The Internal Revenue Service has started sending out stimulus payments on prepaid debit cards and staffing a phone line to answer questions about the payments, but as of yet there’s no option to talk to a live person on that number.
This week, the IRS began sending nearly 4 million economic impact payments by prepaid debit card, instead of by paper check. The card comes from Metabank.
People can use the prepaid cards to “make purchases, get cash from in-network ATMs, and transfer funds to their personal bank account without incurring any fees. They can also check their card balance online, by mobile app, or by phone without incurring fees,” the U.S. Treasury Department said in a press release Monday.
There are fees for other uses such as withdrawing money from an out-of-network ATM ($2 plus fees charged by the ATM operator, though the $2 fee is waived for the first transaction); a balance inquiry by ATM (25 cents); withdrawing cash from a bank teller ($5 after the first withdrawal); and replacing a lost or stolen card ($7.50 plus $17 for faster delivery).
The IRS will continue sending out checks as well. Adding prepaid cards to the mix will enhance its check-printing capacity so it can send out more payments more quickly, Lauren Sanders, an attorney with the National Consumer Law Center, said in an email. Also, people without a bank account and those sheltering in place can use the cards without leaving home or paying fees to a check casher. Most people can avoid the debit card fees, she added.
To activate the card, users will have to call a phone number and provide some information to verify their identity.
The debit card “is an attempt to shorten the 20-week timeframe for paying all eligible Americans. Due to technology constraints, the IRS only can mail about 5 million paper checks each week,” Erin Hatch, a spokeswoman for the U.S. House Ways and Means Committee, said in an email.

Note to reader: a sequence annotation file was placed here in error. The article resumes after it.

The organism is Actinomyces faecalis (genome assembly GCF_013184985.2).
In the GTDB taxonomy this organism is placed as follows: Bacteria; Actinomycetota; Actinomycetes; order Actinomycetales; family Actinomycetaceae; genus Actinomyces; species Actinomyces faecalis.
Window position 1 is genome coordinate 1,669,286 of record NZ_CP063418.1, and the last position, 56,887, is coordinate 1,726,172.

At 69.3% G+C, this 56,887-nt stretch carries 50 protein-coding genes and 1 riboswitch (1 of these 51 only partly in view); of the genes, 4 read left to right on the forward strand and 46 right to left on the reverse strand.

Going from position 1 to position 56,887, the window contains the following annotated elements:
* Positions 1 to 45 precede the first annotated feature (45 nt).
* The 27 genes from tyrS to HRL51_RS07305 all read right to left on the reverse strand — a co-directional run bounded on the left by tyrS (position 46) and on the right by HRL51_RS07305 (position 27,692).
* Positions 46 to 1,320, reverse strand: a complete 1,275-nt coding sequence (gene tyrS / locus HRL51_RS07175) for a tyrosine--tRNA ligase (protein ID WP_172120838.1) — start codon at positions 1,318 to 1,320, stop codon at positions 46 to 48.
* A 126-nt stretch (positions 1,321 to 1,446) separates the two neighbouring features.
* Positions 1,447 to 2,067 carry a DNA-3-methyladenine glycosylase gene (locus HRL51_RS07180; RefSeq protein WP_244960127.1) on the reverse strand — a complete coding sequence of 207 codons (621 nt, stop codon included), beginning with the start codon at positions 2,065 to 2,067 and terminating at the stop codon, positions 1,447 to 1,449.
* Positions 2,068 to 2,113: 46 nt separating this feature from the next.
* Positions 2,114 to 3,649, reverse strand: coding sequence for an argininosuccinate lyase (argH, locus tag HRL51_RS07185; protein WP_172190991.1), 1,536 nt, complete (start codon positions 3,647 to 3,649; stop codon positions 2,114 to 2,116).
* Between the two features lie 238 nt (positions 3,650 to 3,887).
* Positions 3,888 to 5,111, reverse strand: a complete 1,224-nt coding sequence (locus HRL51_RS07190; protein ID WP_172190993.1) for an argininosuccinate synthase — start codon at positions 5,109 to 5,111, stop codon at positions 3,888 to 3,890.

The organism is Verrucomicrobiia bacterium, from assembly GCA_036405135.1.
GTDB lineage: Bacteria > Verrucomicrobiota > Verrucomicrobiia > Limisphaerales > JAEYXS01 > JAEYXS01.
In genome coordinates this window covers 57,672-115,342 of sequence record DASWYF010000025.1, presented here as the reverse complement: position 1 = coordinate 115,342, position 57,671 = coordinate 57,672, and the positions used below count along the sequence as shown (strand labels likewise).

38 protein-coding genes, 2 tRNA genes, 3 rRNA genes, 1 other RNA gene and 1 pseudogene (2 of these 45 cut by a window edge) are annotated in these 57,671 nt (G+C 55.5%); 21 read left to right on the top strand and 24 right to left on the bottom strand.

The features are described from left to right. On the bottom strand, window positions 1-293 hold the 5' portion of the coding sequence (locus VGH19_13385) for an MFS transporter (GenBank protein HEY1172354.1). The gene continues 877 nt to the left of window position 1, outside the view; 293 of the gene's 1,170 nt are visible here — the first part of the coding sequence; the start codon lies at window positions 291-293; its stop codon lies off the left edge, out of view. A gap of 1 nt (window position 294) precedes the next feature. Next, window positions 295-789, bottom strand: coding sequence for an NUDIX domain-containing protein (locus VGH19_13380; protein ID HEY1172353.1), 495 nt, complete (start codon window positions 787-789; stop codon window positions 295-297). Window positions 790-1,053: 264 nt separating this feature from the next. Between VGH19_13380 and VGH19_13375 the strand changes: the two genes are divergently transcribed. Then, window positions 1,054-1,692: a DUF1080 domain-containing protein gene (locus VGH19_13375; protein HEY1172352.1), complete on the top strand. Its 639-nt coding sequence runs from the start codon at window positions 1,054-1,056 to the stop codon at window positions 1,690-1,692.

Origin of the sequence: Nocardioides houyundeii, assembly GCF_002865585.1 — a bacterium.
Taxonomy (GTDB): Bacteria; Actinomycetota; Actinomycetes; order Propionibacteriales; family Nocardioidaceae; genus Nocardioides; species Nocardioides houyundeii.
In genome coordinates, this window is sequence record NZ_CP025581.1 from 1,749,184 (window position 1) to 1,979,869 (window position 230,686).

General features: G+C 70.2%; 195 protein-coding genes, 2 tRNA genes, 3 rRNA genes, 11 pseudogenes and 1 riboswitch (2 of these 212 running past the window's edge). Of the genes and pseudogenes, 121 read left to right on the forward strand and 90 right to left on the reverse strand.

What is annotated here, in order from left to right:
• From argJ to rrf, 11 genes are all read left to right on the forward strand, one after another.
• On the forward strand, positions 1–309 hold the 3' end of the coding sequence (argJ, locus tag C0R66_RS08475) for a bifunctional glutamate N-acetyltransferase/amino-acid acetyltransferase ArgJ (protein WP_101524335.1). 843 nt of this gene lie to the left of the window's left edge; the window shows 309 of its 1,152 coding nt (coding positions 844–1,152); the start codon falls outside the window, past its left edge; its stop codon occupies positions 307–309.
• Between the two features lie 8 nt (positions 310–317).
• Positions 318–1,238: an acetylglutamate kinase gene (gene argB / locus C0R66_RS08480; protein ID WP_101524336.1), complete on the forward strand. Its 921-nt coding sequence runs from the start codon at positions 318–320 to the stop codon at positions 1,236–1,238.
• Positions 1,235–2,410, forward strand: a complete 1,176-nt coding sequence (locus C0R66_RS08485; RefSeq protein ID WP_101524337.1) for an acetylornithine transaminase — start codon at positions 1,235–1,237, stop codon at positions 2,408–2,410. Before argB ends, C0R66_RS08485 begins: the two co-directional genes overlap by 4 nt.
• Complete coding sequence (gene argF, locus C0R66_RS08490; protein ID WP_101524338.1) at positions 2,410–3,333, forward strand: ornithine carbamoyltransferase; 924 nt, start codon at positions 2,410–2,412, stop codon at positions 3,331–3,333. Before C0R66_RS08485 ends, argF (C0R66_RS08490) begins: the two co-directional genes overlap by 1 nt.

On Monday, the IRS, whose customer service phone lines have been closed for months, said in a press release that it is “starting to add 3,500 telephone representatives to answer some of the most common questions about Economic Impact Payments.” The press release did not give the number, but a spokesman said it was 800-919-9835.
However, when I made multiple calls to that number Monday and Tuesday, there was only recorded information and no option to speak to a live person. The IRS has not explained why. Hatch said an oversight subcommittee has “reached out to the IRS about that.”
Still looking for your payment?
As of May 8, about 128 million stimulus payments had been made but it’s unclear how many remain. “If your return included direct deposit information, you should have been paid in April,” according to an update from committee.
If you filed a 2018 or 2019 return and did not have a refund deposited into a bank account, you had until May 13 to enter your banking information into the IRS “Get My Payment” portal to get a direct deposit. If you did not get a direct deposit, you will receive a paper check or prepaid card. Checks are being issued “in reverse ‘adjusted gross income’ order — starting with people with the lowest incomes first,” the committee said.